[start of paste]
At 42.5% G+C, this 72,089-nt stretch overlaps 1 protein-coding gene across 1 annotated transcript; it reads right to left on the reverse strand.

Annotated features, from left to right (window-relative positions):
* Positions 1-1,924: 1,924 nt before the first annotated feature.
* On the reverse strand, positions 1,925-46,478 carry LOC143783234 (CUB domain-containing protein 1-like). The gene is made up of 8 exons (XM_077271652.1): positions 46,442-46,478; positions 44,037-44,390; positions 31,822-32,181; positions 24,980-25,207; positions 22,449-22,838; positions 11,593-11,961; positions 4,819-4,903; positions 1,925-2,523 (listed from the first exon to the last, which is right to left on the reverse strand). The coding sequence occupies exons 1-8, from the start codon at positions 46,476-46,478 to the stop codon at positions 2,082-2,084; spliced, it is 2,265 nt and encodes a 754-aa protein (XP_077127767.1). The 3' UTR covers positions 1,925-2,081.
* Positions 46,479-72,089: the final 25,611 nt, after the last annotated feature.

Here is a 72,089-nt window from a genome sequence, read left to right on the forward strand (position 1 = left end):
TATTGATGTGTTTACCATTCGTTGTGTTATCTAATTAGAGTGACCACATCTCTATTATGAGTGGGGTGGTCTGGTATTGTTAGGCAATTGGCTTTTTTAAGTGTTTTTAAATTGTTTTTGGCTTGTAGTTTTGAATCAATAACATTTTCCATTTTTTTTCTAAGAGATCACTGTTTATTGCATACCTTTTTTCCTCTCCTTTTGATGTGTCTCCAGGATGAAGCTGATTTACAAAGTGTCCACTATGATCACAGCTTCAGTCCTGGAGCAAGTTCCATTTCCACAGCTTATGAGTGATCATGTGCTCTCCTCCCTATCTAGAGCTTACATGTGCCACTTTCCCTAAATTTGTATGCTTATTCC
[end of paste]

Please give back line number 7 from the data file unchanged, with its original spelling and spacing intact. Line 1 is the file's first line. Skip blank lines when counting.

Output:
TATTGATGTGTTTACCATTCGTTGTGTTATCTAATTAGAGTGACCACATCTCTATTATGAGTGGGGTGGTCTGGTATTGTTAGGCAATTGGCTTTTTTAAGTGTTTTTAAATTGTTTTTGGCTTGTAGTTTTGAATCAATAACATTTTCCATTTTTTTTCTAAGAGATCACTGTTTATTGCATACCTTTTTTCCTCTCCTTTTGATGTGTCTCCAGGATGAAGCTGATTTACAAAGTGTCCACTATGATCACAGCTTCAGTCCTGGAGCAAGTTCCATTTCCACAGCTTATGAGTGATCATGTGCTCTCCTCCCTATCTAGAGCTTACATGTGCCACTTTCCCTAAATTTGTATGCTTATTCC